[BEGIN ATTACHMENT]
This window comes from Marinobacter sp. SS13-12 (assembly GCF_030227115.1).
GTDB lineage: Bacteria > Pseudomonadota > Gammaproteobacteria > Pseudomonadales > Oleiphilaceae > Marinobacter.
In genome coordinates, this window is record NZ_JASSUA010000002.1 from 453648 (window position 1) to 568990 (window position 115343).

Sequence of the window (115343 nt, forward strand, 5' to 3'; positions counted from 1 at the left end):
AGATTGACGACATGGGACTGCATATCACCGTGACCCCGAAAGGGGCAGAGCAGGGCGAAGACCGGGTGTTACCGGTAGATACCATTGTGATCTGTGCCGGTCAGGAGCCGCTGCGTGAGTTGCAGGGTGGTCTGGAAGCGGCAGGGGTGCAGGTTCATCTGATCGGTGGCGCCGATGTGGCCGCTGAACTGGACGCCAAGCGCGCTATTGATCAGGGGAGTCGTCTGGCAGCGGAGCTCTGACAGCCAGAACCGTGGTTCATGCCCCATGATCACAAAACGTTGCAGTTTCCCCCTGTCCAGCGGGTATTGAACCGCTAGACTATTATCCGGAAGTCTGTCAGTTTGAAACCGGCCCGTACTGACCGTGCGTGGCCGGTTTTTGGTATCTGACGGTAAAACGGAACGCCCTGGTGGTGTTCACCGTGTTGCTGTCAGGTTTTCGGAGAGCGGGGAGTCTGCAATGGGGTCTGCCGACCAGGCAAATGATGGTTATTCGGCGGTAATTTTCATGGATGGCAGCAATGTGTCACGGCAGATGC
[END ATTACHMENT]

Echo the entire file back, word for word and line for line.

This window comes from Marinobacter sp. SS13-12 (assembly GCF_030227115.1).
GTDB lineage: Bacteria > Pseudomonadota > Gammaproteobacteria > Pseudomonadales > Oleiphilaceae > Marinobacter.
In genome coordinates, this window is record NZ_JASSUA010000002.1 from 453648 (window position 1) to 568990 (window position 115343).

Sequence of the window (115343 nt, forward strand, 5' to 3'; positions counted from 1 at the left end):
AGATTGACGACATGGGACTGCATATCACCGTGACCCCGAAAGGGGCAGAGCAGGGCGAAGACCGGGTGTTACCGGTAGATACCATTGTGATCTGTGCCGGTCAGGAGCCGCTGCGTGAGTTGCAGGGTGGTCTGGAAGCGGCAGGGGTGCAGGTTCATCTGATCGGTGGCGCCGATGTGGCCGCTGAACTGGACGCCAAGCGCGCTATTGATCAGGGGAGTCGTCTGGCAGCGGAGCTCTGACAGCCAGAACCGTGGTTCATGCCCCATGATCACAAAACGTTGCAGTTTCCCCCTGTCCAGCGGGTATTGAACCGCTAGACTATTATCCGGAAGTCTGTCAGTTTGAAACCGGCCCGTACTGACCGTGCGTGGCCGGTTTTTGGTATCTGACGGTAAAACGGAACGCCCTGGTGGTGTTCACCGTGTTGCTGTCAGGTTTTCGGAGAGCGGGGAGTCTGCAATGGGGTCTGCCGACCAGGCAAATGATGGTTATTCGGCGGTAATTTTCATGGATGGCAGCAATGTGTCACGGCAGATGC